“So we’ve seen what was already a shortage to start with has gotten worse. And there’s been early retirements, there are people leaving the profession because of the work environment, the intensity, the serious concerns,” she said. “It’s stressful when you’re worried that your patients are going to not get the care they need.”
The solution is not just recruiting new nurses, but retaining existing ones, said Saewyc and Adriane Gear, vice-president of the 48,000-member B.C. Nurses’ Union.
Salaries could be raised, their work environments could be improved to address the documented increase in verbal and physical abuse from stressed-out patients, and the 12-hour shifts could be adjusted to make it more attractive for older nurses to continue to work.
While nursing has never been “glamorous,” it is typically fulfilling, Gear said. Except when nurses are short staffed — and they are left worrying about what they missed, if they helped someone quickly enough, and whether they paid enough attention to patients and families.
“That constant witnessing of human suffering, it takes a toll,” Gear said. “If nurses can’t be supported to do a good job, then people are not interested in staying.”
In response to questions about retention, the ministry’s statement said the nurses’ contract expired March 31, and collective bargaining had not yet begun, and it said several online tools have been created to support nurses’ mental health.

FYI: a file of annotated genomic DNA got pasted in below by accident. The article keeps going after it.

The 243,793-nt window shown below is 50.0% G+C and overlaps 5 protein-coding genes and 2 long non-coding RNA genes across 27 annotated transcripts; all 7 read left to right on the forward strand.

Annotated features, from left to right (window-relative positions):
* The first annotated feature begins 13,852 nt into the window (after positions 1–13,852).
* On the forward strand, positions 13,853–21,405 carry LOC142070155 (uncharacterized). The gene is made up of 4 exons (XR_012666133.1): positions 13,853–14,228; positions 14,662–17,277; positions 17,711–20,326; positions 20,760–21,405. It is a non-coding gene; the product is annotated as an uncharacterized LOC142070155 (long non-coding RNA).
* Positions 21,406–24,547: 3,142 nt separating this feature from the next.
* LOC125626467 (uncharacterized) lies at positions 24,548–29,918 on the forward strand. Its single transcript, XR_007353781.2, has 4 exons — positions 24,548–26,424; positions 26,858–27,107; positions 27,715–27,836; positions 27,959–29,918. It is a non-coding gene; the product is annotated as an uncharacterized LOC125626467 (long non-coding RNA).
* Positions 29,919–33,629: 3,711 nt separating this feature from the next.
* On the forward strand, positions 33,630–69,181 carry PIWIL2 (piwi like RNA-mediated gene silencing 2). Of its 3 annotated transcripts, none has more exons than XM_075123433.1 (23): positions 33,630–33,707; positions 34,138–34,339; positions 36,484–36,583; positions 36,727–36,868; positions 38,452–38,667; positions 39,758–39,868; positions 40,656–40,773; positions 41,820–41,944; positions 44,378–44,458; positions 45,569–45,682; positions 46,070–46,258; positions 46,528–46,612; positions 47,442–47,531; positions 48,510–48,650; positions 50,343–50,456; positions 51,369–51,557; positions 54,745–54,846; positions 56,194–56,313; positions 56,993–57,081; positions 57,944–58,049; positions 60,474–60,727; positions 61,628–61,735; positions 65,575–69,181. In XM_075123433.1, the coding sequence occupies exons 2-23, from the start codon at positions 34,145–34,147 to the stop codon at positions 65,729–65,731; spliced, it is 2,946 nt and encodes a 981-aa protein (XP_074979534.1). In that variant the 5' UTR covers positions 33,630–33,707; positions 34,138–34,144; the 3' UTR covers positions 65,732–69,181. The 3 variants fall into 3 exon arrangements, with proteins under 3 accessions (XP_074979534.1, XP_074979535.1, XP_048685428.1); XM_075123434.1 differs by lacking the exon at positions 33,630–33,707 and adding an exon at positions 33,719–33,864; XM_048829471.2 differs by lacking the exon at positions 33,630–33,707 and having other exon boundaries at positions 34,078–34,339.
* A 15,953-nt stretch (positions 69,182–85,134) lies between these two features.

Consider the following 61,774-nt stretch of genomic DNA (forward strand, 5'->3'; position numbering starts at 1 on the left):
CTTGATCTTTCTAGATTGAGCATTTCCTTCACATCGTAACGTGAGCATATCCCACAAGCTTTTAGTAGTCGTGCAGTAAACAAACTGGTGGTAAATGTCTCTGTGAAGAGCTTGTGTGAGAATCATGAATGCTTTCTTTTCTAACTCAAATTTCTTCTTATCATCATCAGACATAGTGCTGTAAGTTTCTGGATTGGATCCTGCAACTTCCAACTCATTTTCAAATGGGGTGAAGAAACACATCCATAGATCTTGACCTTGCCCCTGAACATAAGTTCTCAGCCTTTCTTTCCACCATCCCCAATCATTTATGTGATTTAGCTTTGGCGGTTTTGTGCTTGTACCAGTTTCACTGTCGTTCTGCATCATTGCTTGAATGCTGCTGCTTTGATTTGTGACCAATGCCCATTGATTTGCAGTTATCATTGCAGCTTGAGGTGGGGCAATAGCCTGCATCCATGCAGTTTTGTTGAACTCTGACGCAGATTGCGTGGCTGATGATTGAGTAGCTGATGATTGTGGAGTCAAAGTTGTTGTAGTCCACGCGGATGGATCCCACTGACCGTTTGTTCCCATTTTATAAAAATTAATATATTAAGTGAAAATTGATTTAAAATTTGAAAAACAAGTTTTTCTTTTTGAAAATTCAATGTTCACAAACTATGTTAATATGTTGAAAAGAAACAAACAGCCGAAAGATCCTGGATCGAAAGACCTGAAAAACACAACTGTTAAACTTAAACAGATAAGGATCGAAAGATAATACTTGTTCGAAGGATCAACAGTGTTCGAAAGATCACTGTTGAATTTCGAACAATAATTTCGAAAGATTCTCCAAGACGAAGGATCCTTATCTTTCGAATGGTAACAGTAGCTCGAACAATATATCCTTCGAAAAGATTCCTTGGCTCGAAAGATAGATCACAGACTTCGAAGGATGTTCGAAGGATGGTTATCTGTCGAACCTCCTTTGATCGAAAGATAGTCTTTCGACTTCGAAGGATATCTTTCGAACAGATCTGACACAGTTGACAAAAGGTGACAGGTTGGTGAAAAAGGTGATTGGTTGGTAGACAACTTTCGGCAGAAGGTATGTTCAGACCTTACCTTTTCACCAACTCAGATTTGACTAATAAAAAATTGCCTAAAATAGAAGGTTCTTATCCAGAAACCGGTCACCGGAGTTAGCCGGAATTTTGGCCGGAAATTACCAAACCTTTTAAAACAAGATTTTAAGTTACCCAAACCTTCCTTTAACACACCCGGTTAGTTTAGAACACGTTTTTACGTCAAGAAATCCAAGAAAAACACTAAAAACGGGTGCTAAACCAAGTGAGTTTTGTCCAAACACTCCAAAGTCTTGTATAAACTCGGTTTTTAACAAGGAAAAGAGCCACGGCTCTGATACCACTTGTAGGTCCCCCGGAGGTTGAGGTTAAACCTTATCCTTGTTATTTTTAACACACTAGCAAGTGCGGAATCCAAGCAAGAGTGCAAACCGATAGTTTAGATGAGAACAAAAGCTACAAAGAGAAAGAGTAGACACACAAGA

The ministry also said it is trying to speed up the process for foreign-trained nurses to get accredited in B.C., which could help 1,500 applicants in the next year.
While it is laudable that the province has created 602 new nurse training spots, Saewyc said those will be difficult to accommodate in the short-term. That’s because most of the province’s 17 post-secondary institutions that offer nursing degrees are short of instructors, either due to retirements or an inability to hire new staff, said Saewyc, incoming chair of the Nursing Education Council of B.C.
In addition, she said, there aren’t enough clinical placements for even the current batch of nursing students, because if veteran nurses are already overworked, they don’t have time to train students as well.
The Health Ministry did not answer a question about nursing instructors and student clinical placements, but said it expected all 602 new seats to be filled.
Danna Domasig was caught by the under-resourced nursing-education system. After completing a recommended nursing foundations course at Douglas College, she had to apply and reapply for two years before finally being admitted for this September.
“I thought about it for a long time, and this is the career that I want to pursue. I stuck with it because I think I would be really good at it, but the two-year wait list is crazy,” said Domasig, 26, whose mother is a nurse.
She wonders, though, if other young people facing these delays will choose different career paths. And she worries about the expectations for new nurses when they graduate into a short-staffed workforce — but also hopes that by the time she graduates, B.C. will have filled some of its nursing void.
“I really hope more students have a chance to be in the nursing program. The goal of getting more nurses needs to be aligned with letting more students in,” Domasig said.
“Until that happens, the crisis will continue and the communities will suffer unnecessarily.”